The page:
Total DNA from approximately 100 mg of leaf tissue from single plants of Cypripedium kentuckiense and Pogonia ophioglossoides was extracted by using Qiagen DNEasy Plant Minikit (Qiagen, Valencia, CA), following the manufacturer’s protocol. Quality and quantity of the DNA was determined in NanoDrop ND1000 (Thermo Scientific, Woburn, MA). Five micrograms of contaminant-free DNA (100 ng/µl concentration and 260/280 ratio of ~1.8) from each of the species was combined in a single tube and was digested with the restriction enzyme RsaI (New England Biolabs, Beverley, MA). After digestion, fragments were ligated to double stranded linkers, and they were denatured and hybridized to three artificial biotinylated microsatellite oligonucleotide mixes (mix one = (AG)12, (TG)12, (AAC)6, (AAG)8, (AAT)12, (ACT)12, (ATC)8; mix two = (AAAC)6, (AAAG)6, (AATC)6, (AATG)6, (ACAG)6, (ACCT)6, (ACTC)6, (ACTG)6; mix three = (AAAT)8, (AACT)8, (AAGT)8, (ACAT)8, (AGAT)8. Hybridized fragments were then captured on magnetic streptavidin beads (Dynal, Lake Success, NY). After washing out the unhybridized fragments, the remaining DNA was eluted from the beads and was amplified with the primer SimpleX-6. Sequencing of 1/16th of a plate of the SSR-enriched libraries was carried out on a 454 GSFLX high throughput sequencer by using titanium chemistry at Savannah River Ecology Lab (SREL), University of Georgia. Sequences were subjected to a 3’-end quality trim if any of the terminal 25 bases of the read contained a quality score (phred score) less than 20, or if it contained an ambiguous base. Reads shorter than 150 bp were discarded. Contig sequences were assembled in CAP3 [38] based on the criteria of 98% sequence identity and a minimal overlap of 75 bp. All singlet and contig DNA reads were screened in Msatcommander version 0.8.1 [39] to search for di-nucleotide SSRs with ≥8 repeats and triand tetra-nucleotide SSRs with ≥7 repeats each. Primer pairs were then designed for the SSRs that contained suitable flanking nucleotide sequences of appropriate length on either side by using PRIMER3 [40] based on the default criteria of the program.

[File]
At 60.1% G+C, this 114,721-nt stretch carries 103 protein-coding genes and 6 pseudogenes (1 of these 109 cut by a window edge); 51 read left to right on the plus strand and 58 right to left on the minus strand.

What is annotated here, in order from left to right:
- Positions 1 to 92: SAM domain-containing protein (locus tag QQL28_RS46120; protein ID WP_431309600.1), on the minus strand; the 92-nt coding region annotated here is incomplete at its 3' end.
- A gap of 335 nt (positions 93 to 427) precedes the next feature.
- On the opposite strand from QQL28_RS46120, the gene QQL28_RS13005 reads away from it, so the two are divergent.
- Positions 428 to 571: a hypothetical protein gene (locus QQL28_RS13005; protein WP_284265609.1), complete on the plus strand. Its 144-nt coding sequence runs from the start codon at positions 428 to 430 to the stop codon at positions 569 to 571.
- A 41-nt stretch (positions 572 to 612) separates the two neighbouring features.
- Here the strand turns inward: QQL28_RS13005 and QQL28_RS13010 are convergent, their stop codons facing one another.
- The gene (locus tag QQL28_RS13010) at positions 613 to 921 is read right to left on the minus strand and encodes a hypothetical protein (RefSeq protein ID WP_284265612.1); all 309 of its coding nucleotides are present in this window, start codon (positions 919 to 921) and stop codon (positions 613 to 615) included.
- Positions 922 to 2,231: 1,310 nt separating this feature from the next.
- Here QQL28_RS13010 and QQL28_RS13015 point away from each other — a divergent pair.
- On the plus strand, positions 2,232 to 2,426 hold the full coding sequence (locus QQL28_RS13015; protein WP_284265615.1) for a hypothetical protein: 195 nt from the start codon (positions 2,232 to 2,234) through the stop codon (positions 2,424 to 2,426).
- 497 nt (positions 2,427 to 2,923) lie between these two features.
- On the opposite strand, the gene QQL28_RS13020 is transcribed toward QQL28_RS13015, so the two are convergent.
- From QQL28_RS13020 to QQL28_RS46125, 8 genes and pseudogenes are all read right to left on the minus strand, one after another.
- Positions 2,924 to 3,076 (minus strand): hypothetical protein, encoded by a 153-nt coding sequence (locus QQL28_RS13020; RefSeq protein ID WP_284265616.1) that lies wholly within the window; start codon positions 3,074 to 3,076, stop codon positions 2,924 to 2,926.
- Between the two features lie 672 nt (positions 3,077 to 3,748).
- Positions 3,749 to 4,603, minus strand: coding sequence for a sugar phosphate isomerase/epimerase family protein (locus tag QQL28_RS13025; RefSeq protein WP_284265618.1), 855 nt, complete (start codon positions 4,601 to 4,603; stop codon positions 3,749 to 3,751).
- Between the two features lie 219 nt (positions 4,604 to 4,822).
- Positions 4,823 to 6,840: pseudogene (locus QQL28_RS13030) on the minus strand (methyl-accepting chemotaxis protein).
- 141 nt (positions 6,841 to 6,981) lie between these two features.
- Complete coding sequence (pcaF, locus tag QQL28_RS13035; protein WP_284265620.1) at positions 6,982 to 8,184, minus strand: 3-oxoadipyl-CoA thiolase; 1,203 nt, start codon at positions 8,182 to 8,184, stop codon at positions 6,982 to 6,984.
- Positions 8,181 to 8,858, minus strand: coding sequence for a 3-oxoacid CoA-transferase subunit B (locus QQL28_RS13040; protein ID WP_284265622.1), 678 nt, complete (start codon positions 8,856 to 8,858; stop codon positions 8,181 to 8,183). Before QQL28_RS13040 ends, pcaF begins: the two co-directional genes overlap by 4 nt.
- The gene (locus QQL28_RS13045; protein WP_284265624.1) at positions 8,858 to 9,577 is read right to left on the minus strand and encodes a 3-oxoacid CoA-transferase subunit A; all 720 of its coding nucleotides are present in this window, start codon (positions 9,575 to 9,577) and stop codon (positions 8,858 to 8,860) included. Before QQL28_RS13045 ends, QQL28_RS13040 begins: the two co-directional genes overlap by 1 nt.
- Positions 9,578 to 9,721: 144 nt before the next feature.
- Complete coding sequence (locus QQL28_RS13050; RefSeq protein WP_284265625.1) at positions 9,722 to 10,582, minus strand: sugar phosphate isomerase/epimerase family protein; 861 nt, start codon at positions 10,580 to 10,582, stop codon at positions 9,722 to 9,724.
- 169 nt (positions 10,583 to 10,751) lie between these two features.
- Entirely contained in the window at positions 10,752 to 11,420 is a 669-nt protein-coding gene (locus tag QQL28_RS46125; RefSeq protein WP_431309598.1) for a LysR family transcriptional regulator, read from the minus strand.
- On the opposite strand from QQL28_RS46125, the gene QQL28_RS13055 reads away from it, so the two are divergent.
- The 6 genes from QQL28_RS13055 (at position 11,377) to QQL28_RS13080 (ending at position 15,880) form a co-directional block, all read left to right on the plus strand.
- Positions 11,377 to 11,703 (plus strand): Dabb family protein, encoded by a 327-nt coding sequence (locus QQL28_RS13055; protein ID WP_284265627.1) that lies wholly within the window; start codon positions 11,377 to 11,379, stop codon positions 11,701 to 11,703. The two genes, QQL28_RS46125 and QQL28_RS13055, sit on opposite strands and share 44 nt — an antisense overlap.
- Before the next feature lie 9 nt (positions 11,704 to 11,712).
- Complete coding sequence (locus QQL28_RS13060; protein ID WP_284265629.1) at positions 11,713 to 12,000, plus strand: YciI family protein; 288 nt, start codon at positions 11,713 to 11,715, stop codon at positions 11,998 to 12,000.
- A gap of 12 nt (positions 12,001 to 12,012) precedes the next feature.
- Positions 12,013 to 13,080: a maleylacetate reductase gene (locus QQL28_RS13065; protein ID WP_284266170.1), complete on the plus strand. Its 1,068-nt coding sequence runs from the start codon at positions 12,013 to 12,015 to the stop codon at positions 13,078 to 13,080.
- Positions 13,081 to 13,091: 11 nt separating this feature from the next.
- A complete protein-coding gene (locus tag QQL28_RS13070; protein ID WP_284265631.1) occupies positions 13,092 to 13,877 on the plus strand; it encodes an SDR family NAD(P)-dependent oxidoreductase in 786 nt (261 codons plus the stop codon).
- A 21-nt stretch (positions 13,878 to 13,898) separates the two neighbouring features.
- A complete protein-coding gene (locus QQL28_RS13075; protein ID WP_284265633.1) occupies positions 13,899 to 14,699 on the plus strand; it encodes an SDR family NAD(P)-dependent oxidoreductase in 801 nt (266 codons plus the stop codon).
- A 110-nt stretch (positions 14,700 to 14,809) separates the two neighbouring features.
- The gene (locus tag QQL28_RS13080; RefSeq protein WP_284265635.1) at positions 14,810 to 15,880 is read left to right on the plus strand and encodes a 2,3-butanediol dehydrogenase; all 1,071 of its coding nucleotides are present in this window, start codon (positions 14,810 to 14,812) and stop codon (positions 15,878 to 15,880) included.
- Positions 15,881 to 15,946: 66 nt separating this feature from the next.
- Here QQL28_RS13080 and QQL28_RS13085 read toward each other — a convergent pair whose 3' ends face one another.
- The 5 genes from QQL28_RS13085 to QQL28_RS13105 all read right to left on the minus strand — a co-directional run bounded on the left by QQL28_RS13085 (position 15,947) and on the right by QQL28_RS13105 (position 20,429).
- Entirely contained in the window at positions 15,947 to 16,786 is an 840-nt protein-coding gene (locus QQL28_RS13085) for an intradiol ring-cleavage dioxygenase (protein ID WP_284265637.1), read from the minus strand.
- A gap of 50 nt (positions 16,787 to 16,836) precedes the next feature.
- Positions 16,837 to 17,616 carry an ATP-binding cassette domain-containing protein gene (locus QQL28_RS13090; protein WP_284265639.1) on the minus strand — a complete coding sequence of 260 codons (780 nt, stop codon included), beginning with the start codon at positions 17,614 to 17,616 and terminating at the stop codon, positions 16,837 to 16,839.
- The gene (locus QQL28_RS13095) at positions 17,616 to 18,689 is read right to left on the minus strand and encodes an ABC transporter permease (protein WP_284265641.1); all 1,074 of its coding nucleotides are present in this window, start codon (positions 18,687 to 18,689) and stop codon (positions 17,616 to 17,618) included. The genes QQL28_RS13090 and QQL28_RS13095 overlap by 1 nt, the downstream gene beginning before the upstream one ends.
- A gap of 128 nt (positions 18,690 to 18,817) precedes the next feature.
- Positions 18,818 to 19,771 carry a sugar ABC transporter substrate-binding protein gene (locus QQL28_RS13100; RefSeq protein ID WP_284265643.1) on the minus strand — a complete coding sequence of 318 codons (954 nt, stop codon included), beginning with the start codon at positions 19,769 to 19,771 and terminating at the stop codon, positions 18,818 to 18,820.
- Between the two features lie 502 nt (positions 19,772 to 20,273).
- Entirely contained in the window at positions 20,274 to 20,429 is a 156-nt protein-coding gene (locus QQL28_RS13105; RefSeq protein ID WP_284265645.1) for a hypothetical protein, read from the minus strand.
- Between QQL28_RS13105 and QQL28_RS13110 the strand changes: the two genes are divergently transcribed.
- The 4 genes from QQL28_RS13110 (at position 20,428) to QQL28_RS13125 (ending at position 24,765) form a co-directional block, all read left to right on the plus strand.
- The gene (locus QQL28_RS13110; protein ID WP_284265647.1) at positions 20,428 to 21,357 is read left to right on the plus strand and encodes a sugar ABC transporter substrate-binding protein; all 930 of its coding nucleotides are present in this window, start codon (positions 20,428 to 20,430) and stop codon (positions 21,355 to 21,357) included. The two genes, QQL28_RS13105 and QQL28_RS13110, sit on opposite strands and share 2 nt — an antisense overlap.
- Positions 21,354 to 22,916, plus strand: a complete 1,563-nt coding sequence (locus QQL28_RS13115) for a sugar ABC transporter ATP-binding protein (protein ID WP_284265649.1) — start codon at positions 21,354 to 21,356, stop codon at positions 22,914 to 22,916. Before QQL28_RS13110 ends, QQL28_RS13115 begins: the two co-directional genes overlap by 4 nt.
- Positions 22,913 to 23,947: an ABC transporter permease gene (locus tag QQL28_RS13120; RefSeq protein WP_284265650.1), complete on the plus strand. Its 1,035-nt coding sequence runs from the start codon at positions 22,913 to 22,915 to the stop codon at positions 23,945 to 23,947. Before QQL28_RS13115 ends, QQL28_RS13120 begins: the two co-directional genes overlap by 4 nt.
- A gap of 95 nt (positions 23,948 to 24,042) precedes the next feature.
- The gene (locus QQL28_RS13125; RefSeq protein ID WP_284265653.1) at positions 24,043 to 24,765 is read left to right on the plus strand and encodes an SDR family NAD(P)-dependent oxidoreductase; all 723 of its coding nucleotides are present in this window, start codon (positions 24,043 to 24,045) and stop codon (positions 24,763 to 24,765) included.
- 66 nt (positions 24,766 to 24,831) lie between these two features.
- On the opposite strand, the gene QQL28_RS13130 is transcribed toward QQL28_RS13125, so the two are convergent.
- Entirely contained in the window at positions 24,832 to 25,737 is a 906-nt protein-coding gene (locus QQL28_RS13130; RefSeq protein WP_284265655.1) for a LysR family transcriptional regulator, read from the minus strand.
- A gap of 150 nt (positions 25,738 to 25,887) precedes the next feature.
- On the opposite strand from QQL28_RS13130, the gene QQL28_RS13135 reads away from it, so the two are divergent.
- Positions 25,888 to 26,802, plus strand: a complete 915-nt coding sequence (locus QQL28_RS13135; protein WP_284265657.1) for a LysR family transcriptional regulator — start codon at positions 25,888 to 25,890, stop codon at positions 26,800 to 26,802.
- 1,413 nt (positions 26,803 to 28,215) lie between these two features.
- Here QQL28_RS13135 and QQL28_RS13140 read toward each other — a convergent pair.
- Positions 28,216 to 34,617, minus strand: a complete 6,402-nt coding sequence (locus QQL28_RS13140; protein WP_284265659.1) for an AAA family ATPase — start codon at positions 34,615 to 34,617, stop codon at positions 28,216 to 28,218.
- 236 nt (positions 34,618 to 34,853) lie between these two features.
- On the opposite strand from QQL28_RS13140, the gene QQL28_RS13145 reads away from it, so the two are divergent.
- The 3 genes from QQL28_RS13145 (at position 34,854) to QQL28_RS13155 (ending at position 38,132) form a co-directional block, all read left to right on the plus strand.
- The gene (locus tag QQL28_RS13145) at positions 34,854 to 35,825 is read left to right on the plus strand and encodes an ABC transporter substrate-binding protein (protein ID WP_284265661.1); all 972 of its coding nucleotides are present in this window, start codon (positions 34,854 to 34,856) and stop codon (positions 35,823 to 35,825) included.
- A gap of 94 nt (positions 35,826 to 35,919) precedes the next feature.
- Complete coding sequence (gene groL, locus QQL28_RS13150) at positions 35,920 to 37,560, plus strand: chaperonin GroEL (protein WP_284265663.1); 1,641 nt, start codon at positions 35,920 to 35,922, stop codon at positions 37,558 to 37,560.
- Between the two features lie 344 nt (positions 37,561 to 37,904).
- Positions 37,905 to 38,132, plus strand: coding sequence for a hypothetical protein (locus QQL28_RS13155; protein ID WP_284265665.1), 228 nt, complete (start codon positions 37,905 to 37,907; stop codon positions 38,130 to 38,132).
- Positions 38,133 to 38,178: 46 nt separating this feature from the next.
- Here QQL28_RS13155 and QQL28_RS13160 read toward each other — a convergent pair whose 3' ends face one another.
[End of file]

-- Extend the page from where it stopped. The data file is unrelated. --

To compare the efficiency of microsatellite isolation between this study and other orchid studies, we have selected 15 studies that have used Sanger sequencing methods for microsatellite isolation and have reported at least two of the three basic data, i.e., number of reads, total number of microsatellites, and total number of SSR-containing reads that were useful for primer design.


From the 1/16th plate that was subjected to sequencing, 32,665 unique DNA fragments (reads), including 2,982 contigs, were generated and yielded 9.24 Mb of sequence data. Mean G/C content and read length among the 32,665 reads were 39% and 283 bp, respectively. Approximately 66% of all reads were under 300 bp, and only about 1% of the reads had lengths over 500 bp. The longest read length across all DNA fragments was 702 bp (in two individual reads). Of the 32,665 DNA reads, 15,623 contained at least one SSR consisting of ≥7 or 8 repeats. We observed multiple SSRs in 5,305 individual DNA reads (33.95% of 15,623 reads). Overall, 20,697 SSRs with ≥7 or 8 repeats were identified in the combined, partial genomic library of both species. Di-nucleotide SSRs were the most abundant, followed by tetra- (28.62%), and then tri-nucleotide SSRs (12.58%) (Table 1). Approximately 18% (3,674 of 20,697 SSRs) of the SSRs contained useable flanking regions on both sides of each SSR and hence were selected as candidate SSRs for primer development. Of these, 255 SSRs and their flanking regions (6.94% of 3,674 SSRs) met the default primer design criteria in PRIMER3.

Four, six, and fifteen different types of SSR motifs were observed for di-, tri-, and tetra-nucleotides, respectively (Table 1). More than 87% (10,625 of 12,171) of the di-nucleotide SSRs belonged to type AG/CT, followed by AC/GT (1,192), and then TA (353). Three SSR motifs, i.e., ATC/GAT, AGT/ACT and CTT/AAG constituted approximately 97% (2514 of 2603) of the trinucleotide SSR repeats. More than 71% (4,220 of 5,923) of tetra-nucleotide SSR repeats were comprised of three types of repeat motifs, i.e., AGAT/ATCT, ATGT/ ACAT, and CATT/AATG.

Longest repeat length of di-, tri-, and tetra-nucleotide SSRs was 376 bp (188 repeats), 561 bp (187 repeats),

Table 1. Type and number of different SSR repeat motifs of 20,697 SSRs found in 15,623 reads out of 32,665 reads obtained from combined DNA of Cypripedium kentuckiense and Pogonia ophioglossoides.

and 620 bp (155 repeats), respectively. Mean read length of SSRs was 86 bp across the 20,697 SSRs. Among the three repeat types, the average read length was higher for tri-nucleotides (102 bp) than for the di- (86 bp) and tetranucleotides (68 bp). Majority of the SSRs were shorter than 50 repeats (di-nucleotide, 100 bp; tri-nucleotide, 150 bp; and tetra-nucleotide, 200 bp) (Figure 1). More than 13% (1,636 of 12,171 SSRs) of di-nucleotide and 7% (189 of 2603 SSRs) of the tri-nucleotide SSRs had 100 - 200 repeats (di-nucleotide, 200 - 400 bp; tri-nucleotide, 300 - 600 bp), while only one tetra-nucleotide microsatellite belonged to this size class 100 - 200 repeats (400 - 800 bp).